Thursday, May 29, 2008

Rendez-vous with Mr. Pike on Jeremy's Lake

We arrived on the lake little after noon. The day was perfect-clear, sunny and with the slight breeze-a welcome relief for this moody spring weather. Jeremy skillfully navigated his boat toward shallow grass flats and undewater humps, searching for pike and elusive muskie. We were positioned upwind and started to cover the water methodically, varying our retrieves. When a good location was thoroughly covered, we would move to the next likely spot.

The water had a good smell, which reminded me of my happiest fishing days chasing striped bass in Boston Harbor. The salty tinge was lacking, but the fresh smell of grass and shoreline trees made up for it. Swallows were low, looking for insects, and a pair of grey herons flew up from the cattail field. I was fishing my retro-glass "warmwater-special", falling into its laid back rhythm, and teasing the red-yellow-white flatwing streamer, so that its long tail would sweep sideways. After several short strikes on the fly, I had a solid grab. Short glass rod was deeply bent, while the fish made a run straight toward the boat. Despite of the knot which formed in the line after the fish took off in a hurry, and Jeremy helped untangle, the handsome and healthy first pike of the day was landed.

Soon after this fish, Jeremy landed another one and slowly but steadily, the action was unfolding. We would change the location and find quick action with short pause between takes, or pick another spot which could be devoid of fish. After dropping two consecutive fish on flashy ALF-perch imitation, I decided to switch to my trusty Loomis Megataper graphite and the intermediate line. We were fishing slightly deeper water, and with the steady breeze, intermediate line was a better choice for achieving consistently deeper and straighter fly path. The line change proved to be a good choice, since it resulted in renewed action for both of us. We both got some fish who would run straight to the boat after feeling the hook. One flat showcased a magnificent muskie, who was obviously spooked by our presence, but confidently swam slowly under our boat.

Soon after, I tied to a fish who seriously strained my rod. It felt like a serious oponent-we both thought it could be a muskie, since it would not move too much, but felt like incredible weight at the end of my line. After changing several angles, I felt it moving, and started reeling in. It proved to be a smaller pike who ran so deep into weeds and logged itself into it.

We finished the day on the beautiful weedbed flat, where Jeremy hooked and landed a powerful fish. The richly colored pike smashed his big red streamer and gave out a spectacular fight, thrashing madly on the surface. Looking at each other, while approaching the boat landing, we said almost at the same time: "It was a good day!"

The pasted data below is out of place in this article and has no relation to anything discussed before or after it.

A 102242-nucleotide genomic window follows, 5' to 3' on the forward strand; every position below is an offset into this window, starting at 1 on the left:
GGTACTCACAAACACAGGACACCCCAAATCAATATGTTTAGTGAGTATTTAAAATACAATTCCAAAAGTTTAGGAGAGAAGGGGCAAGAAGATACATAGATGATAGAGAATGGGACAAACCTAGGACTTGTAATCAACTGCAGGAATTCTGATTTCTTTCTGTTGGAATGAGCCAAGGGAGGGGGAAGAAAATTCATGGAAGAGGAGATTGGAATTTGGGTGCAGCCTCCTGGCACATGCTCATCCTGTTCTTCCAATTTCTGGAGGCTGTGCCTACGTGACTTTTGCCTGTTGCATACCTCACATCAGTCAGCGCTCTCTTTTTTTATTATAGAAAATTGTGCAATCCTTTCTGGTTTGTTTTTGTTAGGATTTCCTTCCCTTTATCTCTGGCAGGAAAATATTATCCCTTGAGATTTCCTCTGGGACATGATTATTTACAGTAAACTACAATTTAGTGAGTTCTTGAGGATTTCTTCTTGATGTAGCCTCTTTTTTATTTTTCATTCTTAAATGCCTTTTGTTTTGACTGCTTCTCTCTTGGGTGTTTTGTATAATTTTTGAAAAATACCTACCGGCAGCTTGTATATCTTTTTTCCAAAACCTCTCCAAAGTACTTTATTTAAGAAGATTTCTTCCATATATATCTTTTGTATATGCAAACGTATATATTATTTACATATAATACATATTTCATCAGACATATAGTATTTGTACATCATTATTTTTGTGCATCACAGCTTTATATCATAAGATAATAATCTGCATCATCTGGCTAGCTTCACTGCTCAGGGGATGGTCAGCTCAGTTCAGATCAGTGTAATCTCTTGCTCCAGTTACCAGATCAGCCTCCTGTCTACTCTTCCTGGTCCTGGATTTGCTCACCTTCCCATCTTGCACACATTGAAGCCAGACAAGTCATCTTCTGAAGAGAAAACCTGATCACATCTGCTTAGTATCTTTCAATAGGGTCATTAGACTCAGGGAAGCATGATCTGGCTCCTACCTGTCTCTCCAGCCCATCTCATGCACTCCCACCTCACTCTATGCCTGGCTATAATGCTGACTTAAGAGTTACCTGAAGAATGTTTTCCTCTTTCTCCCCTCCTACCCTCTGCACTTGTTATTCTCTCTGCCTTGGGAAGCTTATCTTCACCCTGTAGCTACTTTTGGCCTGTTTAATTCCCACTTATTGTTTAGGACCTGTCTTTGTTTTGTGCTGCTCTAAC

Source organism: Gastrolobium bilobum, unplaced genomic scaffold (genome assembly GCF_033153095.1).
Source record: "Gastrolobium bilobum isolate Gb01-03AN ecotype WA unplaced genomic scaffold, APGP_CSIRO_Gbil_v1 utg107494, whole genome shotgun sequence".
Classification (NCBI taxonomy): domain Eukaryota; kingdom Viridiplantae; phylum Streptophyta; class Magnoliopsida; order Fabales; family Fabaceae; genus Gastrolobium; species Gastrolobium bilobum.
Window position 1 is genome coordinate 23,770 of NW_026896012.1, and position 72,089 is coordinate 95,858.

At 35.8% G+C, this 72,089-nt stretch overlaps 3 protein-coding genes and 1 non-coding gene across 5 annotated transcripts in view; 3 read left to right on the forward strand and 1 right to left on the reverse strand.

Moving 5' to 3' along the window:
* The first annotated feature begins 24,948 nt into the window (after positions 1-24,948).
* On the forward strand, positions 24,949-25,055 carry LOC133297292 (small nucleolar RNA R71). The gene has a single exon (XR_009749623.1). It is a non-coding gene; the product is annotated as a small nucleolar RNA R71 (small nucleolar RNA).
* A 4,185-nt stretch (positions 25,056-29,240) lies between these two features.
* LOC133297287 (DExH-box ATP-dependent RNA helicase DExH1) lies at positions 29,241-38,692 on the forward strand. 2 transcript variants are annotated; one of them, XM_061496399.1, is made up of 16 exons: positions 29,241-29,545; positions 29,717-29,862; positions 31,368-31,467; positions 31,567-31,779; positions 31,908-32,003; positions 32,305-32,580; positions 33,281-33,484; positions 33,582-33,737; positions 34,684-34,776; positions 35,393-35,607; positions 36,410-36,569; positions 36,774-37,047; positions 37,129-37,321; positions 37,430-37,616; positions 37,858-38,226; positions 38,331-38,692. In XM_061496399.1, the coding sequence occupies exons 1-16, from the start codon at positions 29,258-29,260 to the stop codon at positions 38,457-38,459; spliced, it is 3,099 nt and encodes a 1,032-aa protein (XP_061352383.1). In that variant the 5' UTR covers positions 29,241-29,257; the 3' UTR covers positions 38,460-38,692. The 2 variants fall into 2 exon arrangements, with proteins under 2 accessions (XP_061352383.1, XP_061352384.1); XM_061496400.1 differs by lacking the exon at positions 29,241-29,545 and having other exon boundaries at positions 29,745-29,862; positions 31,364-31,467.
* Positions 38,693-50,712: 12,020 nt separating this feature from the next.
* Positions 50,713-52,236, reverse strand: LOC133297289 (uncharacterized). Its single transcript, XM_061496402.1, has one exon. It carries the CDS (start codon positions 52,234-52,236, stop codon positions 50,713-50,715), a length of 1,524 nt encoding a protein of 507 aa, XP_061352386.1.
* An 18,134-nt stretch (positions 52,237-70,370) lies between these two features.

Monday, May 26, 2008

The Gamiest Fish and Lost Pictures

It is hard to write about exciting fishing adventure when the photos of the trip disappear...not to mention the disappointment of the fisherman/photographer. That is exactly what happened to me yesterday, but here's the rest of the story...

I spent two wonderful days exploring NW Wisconsin with my friend Harold. We fished the small weedy spring creek for native brook trout on Saturday, with the lightest rods and dry flies. Yesterday, despite of all the tornado warnings in the area, we sneaked out several times during the afternoon in his fishing boat out on the lake Wissota, to chase ravenous smallmouth bass. Harold lives on the lake and knows its intricacies inside out. We concentrated our efforts on the rocky stretch known as "the bass alley." The fishing started slow and I got the first fish on the black & brown Clouser minnow, after switching from the traditional stop-and-go retrieve to the hand-over-hand, saltwater style retrieve.

The wind was dying and dark clouds were signaling the approaching storm. We drifted further downwind, and the fish were turned on. We were getting hits every several casts. I was using my "warmwater special" I built last Fall on the vintage Lamiglas blank. It handled precise casts required to place the fly tight to the bank, literally inches from the shore rocks. After several more casts, I switched to the floating fly-a version of Gurgler I tied some years ago (top photo). This combination of fiery colors and rapid movement fish found just irresistible. Perhaps the diffused light under the dark sky enhanced the fly's effectiveness. We snapped many photos of big, healthy bronzebacks. The short glass rod proved to be an incredible fish fighting tool-very easy to manipulate when the fish stubbornly sounded under the boat. Eventually we got caught in the quickly approaching rain and furiously ran for the dock.